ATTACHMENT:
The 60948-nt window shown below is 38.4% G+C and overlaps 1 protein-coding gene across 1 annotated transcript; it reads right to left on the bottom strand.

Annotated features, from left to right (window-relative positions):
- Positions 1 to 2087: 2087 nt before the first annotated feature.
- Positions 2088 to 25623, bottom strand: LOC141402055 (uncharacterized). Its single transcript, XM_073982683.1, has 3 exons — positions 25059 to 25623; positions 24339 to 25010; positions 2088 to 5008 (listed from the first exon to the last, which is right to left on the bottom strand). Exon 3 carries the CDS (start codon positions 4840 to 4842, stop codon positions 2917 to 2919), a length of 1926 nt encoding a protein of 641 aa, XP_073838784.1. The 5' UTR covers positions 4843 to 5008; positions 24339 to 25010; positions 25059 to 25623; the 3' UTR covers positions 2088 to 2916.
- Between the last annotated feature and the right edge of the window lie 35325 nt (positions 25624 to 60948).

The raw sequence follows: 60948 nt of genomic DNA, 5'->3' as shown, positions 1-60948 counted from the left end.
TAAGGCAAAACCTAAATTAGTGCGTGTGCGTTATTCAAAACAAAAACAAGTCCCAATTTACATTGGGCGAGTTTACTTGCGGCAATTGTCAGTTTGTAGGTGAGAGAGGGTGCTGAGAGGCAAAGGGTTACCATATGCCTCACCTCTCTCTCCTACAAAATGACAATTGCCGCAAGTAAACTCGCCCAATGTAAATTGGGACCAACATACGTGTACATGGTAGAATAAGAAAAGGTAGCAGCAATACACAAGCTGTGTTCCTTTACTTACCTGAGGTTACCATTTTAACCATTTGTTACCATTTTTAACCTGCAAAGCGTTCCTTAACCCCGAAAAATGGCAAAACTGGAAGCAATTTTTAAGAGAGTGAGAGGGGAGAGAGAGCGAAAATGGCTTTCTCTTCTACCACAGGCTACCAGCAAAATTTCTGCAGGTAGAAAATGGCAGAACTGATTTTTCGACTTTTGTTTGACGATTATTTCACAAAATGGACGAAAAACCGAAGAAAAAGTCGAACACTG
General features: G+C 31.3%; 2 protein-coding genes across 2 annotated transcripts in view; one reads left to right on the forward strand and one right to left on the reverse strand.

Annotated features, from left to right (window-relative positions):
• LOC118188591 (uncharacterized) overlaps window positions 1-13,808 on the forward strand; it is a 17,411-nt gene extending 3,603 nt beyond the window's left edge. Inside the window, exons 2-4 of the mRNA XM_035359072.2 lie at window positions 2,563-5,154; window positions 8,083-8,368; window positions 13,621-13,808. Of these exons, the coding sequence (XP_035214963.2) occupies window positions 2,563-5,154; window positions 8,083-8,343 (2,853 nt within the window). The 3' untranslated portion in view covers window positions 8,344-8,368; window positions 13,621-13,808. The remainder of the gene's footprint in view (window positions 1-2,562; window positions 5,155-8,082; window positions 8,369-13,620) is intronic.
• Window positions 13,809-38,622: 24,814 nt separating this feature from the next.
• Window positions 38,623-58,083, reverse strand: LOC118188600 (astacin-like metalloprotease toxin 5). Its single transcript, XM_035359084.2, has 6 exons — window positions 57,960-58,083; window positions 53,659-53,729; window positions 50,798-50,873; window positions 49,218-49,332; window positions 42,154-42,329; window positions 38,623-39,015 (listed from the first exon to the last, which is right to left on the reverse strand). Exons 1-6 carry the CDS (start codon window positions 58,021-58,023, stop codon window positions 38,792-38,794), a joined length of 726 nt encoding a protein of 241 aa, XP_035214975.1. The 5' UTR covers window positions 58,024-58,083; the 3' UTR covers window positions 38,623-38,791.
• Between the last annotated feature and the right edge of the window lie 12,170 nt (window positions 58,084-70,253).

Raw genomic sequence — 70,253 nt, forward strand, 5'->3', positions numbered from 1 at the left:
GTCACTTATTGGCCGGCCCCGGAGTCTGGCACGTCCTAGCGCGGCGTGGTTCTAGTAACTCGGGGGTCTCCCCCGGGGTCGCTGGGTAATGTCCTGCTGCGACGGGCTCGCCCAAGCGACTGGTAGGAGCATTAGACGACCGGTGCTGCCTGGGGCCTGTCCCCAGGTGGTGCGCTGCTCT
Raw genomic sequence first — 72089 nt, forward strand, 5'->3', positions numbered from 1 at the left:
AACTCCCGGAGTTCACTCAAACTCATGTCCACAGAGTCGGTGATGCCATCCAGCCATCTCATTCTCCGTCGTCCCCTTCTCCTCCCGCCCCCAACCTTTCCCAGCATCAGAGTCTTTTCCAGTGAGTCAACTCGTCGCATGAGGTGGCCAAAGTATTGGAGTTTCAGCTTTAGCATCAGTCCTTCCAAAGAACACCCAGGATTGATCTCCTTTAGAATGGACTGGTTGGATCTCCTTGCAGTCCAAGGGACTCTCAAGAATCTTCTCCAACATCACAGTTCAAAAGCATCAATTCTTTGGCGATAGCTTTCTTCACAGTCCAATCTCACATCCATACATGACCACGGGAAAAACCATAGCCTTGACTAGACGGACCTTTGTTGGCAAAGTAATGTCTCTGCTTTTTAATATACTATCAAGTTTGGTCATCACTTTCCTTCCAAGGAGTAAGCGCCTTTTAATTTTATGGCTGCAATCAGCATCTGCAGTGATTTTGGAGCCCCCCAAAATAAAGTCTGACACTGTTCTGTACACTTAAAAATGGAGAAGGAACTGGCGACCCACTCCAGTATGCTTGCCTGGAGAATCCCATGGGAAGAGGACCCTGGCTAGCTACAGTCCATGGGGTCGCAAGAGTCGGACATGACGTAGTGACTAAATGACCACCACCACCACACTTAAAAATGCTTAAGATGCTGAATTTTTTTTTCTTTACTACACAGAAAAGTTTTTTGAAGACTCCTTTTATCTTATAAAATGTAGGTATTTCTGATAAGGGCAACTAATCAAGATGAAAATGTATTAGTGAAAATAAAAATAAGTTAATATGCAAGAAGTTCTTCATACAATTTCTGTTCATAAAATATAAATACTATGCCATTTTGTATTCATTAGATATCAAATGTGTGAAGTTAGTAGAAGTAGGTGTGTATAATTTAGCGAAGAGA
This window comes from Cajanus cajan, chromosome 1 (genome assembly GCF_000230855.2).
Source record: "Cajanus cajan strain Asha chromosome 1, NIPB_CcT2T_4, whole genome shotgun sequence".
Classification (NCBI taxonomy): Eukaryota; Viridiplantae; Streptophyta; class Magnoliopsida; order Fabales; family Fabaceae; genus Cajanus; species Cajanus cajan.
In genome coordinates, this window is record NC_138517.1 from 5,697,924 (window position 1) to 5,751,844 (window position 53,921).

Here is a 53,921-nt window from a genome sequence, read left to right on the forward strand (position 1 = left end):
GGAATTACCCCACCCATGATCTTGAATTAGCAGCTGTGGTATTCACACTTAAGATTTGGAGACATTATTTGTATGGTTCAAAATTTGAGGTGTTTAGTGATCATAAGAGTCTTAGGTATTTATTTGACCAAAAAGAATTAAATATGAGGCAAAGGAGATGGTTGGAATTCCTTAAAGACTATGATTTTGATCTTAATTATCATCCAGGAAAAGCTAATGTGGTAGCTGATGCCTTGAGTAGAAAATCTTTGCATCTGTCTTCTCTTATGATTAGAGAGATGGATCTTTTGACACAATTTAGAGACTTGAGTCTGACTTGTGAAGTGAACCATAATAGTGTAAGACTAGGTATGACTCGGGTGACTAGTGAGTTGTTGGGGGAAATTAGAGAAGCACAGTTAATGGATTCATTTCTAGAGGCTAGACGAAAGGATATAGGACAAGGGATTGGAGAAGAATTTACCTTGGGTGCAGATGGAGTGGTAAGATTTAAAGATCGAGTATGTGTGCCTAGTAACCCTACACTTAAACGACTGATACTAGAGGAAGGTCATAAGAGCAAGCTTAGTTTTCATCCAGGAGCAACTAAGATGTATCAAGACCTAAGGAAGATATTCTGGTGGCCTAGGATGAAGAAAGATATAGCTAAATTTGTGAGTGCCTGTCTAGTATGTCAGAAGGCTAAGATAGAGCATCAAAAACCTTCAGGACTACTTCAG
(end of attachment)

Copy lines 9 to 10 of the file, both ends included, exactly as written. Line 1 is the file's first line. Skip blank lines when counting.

Annotated features, from left to right (window-relative positions):
• LOC118188591 (uncharacterized) overlaps window positions 1-13,808 on the forward strand; it is a 17,411-nt gene extending 3,603 nt beyond the window's left edge. Inside the window, exons 2-4 of the mRNA XM_035359072.2 lie at window positions 2,563-5,154; window positions 8,083-8,368; window positions 13,621-13,808. Of these exons, the coding sequence (XP_035214963.2) occupies window positions 2,563-5,154; window positions 8,083-8,343 (2,853 nt within the window). The 3' untranslated portion in view covers window positions 8,344-8,368; window positions 13,621-13,808. The remainder of the gene's footprint in view (window positions 1-2,562; window positions 5,155-8,082; window positions 8,369-13,620) is intronic.